Kenya court lifts ban on protests

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Protests erupted after President Uhuru Kenyatta was a declared victor over opposition leader Raila Odinga in the August election.

Amnesty International and Human Rights Watch reported 67 opposition supporters have been killed in protests since the August 11 announcement that President Uhuru Kenyatta had been re-elected in the first election.

Odinga, whose allegations of vote-rigging led the country's Supreme Court to nullify the first election, later withdrew his candidacy for the new vote. Odinga has withdrawn from a re-run on October 26, leaving Kenyatta as the only candidate, prompting further protests.

The young man was shot dead near a protest, but it was not clear if he was involved in it.

Police teargassed a large crowd of protesters in the opposition stronghold of Kisumu, who set tyres alight, blocked roads and pelted policemen with rocks as they kicked off daily protests just 10 days ahead of the election.

Kenya's police chief Joseph Boinnet said this report was "totally misleading and based on falsehoods", adding police were only aware of 12 deaths which they were investigating.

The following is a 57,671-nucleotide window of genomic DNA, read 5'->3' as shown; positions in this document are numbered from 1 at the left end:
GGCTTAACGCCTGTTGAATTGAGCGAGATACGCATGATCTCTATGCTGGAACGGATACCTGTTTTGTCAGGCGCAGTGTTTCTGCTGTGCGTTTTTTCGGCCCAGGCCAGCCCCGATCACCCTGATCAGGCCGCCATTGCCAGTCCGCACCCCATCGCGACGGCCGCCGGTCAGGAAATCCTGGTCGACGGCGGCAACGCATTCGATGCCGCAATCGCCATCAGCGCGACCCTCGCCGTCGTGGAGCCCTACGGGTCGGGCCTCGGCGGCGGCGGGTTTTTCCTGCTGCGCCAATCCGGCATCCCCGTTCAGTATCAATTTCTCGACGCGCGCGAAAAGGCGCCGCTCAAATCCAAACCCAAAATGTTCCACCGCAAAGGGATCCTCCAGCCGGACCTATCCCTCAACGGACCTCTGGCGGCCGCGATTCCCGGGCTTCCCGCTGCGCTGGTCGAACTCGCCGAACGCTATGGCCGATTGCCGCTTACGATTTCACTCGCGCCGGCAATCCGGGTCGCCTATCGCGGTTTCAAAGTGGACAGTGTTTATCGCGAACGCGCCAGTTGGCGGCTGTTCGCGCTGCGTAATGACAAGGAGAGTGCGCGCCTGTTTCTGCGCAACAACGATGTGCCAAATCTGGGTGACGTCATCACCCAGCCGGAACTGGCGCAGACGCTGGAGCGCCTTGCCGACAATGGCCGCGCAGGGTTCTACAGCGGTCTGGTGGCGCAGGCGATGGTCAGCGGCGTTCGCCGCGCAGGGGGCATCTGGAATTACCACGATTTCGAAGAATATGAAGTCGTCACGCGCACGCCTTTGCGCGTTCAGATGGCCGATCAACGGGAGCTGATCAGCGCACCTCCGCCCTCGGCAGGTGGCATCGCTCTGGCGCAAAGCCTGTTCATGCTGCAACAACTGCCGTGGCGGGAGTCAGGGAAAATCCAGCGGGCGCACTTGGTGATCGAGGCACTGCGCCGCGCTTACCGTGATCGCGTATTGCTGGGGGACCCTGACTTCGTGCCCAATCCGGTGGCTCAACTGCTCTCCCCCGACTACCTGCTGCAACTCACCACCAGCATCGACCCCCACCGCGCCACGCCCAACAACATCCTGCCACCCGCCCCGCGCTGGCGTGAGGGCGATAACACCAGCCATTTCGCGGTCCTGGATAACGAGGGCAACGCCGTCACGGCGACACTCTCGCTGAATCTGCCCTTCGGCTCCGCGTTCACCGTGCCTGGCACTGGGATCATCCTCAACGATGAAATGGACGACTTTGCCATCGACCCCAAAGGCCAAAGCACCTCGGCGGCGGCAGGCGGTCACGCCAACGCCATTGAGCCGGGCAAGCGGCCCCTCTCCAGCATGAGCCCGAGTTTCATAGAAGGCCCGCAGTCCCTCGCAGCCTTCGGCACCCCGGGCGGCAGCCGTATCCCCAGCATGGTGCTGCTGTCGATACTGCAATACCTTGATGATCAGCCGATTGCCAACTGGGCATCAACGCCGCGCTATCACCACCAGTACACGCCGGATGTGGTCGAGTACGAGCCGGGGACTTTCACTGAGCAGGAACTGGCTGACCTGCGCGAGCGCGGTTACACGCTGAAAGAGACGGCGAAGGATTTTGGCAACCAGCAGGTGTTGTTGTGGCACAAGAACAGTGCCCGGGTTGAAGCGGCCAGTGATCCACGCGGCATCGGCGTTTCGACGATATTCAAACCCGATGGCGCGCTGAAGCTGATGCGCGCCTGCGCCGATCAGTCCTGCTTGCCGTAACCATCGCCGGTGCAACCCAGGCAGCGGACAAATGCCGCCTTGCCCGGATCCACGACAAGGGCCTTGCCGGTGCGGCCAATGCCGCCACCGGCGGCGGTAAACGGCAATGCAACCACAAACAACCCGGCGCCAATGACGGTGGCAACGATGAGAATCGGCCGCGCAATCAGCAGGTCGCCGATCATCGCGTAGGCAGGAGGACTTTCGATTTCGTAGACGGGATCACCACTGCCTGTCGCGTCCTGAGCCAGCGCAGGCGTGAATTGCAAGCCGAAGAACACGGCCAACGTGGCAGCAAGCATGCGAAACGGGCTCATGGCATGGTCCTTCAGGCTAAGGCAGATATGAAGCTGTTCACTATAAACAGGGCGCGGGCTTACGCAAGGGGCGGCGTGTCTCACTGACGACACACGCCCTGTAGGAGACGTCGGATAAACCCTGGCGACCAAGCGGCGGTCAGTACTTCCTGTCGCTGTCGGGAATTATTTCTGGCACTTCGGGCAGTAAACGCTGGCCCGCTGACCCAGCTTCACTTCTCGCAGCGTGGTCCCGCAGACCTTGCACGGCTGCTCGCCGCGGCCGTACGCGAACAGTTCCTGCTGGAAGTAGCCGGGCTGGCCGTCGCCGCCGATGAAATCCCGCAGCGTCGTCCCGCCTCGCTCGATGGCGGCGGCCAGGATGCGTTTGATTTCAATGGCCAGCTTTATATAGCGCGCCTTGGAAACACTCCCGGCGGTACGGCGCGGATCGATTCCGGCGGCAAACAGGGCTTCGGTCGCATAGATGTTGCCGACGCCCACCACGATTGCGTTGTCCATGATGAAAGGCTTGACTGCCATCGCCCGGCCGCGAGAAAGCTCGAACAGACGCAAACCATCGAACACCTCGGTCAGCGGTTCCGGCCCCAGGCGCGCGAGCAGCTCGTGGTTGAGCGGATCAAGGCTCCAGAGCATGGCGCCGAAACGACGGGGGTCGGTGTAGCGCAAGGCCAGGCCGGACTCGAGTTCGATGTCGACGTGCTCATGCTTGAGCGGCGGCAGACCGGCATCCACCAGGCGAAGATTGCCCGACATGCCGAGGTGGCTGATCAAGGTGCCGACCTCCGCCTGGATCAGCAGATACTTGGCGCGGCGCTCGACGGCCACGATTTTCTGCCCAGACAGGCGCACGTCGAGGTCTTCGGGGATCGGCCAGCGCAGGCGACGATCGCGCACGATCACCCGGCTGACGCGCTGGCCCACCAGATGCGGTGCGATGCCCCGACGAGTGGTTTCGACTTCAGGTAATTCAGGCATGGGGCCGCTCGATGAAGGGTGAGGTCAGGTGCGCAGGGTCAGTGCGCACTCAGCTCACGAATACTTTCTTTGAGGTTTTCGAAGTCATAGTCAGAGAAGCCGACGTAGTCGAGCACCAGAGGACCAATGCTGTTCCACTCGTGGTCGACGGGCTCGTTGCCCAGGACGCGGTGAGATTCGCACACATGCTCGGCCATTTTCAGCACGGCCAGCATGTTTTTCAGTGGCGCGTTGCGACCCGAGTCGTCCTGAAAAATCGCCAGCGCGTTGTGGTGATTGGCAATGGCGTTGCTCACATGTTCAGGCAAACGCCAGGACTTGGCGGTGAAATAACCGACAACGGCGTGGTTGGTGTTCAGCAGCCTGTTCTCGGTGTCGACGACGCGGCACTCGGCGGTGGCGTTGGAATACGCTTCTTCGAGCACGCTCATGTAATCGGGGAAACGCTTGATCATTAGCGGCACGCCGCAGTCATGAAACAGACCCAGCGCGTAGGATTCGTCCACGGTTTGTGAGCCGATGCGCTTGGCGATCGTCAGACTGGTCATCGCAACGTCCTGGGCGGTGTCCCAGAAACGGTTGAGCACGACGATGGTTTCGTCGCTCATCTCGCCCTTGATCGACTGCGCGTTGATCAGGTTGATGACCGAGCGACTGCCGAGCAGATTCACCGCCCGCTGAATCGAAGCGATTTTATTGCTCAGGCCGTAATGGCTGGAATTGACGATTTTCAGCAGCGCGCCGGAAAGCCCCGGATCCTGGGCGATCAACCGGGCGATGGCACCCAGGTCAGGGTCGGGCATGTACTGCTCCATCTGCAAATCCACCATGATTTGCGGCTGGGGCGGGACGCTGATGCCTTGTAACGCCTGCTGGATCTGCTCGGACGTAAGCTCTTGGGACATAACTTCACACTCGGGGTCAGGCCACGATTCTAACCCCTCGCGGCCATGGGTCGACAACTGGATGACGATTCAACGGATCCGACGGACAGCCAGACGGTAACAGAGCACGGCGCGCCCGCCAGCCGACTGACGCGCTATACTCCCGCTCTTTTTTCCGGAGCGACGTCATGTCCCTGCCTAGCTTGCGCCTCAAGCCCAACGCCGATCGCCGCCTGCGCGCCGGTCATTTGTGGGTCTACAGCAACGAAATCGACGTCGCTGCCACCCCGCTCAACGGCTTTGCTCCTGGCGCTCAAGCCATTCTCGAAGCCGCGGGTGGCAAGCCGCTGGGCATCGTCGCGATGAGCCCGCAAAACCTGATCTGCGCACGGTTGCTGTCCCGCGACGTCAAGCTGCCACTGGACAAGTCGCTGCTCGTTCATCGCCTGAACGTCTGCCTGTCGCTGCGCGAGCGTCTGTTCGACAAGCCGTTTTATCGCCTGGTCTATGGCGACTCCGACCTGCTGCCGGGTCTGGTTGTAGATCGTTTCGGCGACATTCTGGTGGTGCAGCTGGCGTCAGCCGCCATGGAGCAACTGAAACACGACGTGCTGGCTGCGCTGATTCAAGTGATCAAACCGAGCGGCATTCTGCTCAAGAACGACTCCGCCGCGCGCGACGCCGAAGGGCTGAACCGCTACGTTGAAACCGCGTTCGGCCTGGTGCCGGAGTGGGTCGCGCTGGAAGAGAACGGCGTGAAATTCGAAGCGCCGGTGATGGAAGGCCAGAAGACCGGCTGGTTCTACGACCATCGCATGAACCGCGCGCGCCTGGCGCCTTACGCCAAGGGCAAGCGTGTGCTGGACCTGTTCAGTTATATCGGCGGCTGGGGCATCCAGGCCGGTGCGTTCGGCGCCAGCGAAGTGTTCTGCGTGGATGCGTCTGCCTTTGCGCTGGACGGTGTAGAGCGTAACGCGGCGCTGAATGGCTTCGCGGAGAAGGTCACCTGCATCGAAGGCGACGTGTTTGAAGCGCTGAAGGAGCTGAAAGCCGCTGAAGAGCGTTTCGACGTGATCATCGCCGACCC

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"Researchers found that although police behaved appropriately in some instances, in many others they shot or beat protesters to death", the groups said in the report.

Kenya's high court on Tuesday temporarily lifted a government curb on protests in three main cities, until a full hearing can be held on an opposition petition to scrap the ban entirely.

A group of United Nations human rights experts called for the government's ban on protests to be listed and denounced a "pattern of police brutality" in response to recent demonstrations. "Even before this ban was imposed, we were witnessing a pattern of police brutality and excessive use of force against protesters, as well as consistent harassment of judges and threats to civil society", the statement read in part.

During the violence the parents of a six-month-old baby in western Kenya told Reuters their child was clubbed by police in her home and died later in hospital from brain trauma.

Human rights groups have accused police of being used by Kenya's president to crush dissent.